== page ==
“What a desolate place would be a world without a flower!  It would be a face without a smile, a feast without a welcome.  Are not flowers the stars of the earth, and are not our stars the flowers of the heaven?” ~ A. J. Balfour

This iris and peony are lovely friends.  The peony, Sunny Girl, is butter yellow.  The iris, Ruby Morning, is chocolate.  They are rather like two snooty girls, who think they look pretty together.  And they do, so I felt they would be happy living beside each other.  They will both be in the ‘Full Bloom’ post.

Dear friends, I hope you have enjoyed your visit and seeing a bit of spring as she unfolds here in our beautiful “Mountain State.”  Know, I thank you for stopping by and I hope I haven’t kept you too long.  Spring is beautiful in every corner of our world.  What I love about her here is, she stays around for quite a while and gently unfolds.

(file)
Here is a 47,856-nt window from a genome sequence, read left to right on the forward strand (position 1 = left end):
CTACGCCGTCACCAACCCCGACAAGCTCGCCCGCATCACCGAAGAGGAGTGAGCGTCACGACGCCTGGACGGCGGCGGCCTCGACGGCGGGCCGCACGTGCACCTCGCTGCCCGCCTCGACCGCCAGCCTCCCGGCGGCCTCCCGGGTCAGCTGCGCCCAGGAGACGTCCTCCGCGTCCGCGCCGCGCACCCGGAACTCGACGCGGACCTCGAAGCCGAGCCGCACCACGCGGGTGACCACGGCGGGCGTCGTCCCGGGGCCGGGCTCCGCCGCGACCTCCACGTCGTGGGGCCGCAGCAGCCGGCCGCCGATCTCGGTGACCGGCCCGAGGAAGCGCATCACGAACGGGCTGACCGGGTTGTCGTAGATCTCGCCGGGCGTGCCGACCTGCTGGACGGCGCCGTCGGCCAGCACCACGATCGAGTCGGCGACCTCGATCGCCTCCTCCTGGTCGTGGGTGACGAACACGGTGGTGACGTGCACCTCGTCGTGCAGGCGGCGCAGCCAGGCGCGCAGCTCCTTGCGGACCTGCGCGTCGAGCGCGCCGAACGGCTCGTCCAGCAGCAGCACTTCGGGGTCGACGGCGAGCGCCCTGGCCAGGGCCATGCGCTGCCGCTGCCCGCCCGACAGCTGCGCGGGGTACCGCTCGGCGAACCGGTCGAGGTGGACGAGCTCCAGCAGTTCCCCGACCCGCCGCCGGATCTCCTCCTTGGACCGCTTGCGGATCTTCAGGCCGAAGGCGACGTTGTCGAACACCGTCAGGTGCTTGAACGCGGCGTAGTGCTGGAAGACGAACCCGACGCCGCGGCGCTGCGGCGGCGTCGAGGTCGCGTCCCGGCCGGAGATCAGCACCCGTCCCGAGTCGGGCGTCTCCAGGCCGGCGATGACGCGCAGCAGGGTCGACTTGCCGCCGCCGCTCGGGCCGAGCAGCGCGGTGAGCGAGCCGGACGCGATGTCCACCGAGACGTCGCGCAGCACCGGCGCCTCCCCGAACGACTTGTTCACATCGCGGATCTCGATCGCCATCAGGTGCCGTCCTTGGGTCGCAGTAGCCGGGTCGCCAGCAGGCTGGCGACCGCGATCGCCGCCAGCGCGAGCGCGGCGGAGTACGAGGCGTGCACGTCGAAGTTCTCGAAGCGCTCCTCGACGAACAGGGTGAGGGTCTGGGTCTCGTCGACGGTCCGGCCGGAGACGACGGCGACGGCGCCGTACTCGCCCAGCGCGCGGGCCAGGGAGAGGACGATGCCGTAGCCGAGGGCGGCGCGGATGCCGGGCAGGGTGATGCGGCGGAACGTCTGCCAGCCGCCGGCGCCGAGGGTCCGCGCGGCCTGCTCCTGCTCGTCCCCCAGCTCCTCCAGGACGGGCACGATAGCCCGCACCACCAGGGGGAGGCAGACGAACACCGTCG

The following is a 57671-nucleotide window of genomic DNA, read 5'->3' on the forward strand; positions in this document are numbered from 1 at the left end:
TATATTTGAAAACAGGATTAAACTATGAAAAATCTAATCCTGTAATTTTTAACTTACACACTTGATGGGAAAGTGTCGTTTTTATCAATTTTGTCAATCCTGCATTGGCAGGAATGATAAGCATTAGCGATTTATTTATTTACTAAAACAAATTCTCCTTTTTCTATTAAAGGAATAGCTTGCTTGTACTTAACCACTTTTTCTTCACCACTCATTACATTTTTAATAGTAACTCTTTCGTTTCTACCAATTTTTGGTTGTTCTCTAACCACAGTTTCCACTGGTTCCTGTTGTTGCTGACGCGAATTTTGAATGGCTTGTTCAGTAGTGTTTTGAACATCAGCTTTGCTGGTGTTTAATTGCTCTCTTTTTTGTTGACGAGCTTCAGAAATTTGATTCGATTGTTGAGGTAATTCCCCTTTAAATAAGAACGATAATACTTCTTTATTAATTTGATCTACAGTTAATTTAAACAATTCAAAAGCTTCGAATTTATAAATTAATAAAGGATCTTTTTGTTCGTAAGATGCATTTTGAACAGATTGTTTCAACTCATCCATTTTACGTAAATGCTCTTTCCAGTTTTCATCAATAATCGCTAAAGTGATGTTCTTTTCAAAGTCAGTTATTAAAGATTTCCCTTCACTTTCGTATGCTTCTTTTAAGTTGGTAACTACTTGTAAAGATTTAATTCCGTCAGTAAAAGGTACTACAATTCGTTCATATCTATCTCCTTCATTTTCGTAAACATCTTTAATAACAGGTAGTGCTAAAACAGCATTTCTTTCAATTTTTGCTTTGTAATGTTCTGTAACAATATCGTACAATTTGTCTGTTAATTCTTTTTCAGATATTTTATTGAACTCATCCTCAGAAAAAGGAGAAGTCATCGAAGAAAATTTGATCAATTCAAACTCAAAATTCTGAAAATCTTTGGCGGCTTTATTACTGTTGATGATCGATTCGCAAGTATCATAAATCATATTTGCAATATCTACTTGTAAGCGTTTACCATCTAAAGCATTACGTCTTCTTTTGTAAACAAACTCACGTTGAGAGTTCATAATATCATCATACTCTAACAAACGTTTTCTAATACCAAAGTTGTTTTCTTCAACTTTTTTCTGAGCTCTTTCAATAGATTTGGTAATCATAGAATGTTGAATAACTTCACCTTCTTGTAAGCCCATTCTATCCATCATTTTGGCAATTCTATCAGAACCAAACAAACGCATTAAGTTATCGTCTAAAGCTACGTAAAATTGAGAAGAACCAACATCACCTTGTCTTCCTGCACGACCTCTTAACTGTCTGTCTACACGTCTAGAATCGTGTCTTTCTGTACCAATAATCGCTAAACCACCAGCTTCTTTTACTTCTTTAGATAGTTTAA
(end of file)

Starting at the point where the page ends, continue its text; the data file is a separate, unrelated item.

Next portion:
Finally, I wish you and yours a magnificent day and week ahead.  And I am going to do my best to follow the words of Anne Lamott.    I hope you will too.


The lilacs continue to add their beautiful fragrance to our home.  We are blessed.

“I am going to try to pay attention to the spring.  I am going to look around at all the flowers, and look up at the hectic trees.  I am going to close my eyes and listen.” ~ Anne Lamott





Images:  Michael S. Lambiotte









































‘Sunday Thoughts’ ~ Smelling the Lilacs

“Set wide the window. Let me drink the day.” ~ Edith Wharton

Good Sunday morning, dear friends.  I hope this finds you well and enjoying the beauty and fragrance of spring.  As for me, I am now enjoying the beauty and fragrance of lilacs,  and I am about to welcome the Carolina Jessamine. Does it get any better? I don’t think so.

Carolina Jessamine (about to open), white lilac, and Loving Cherubs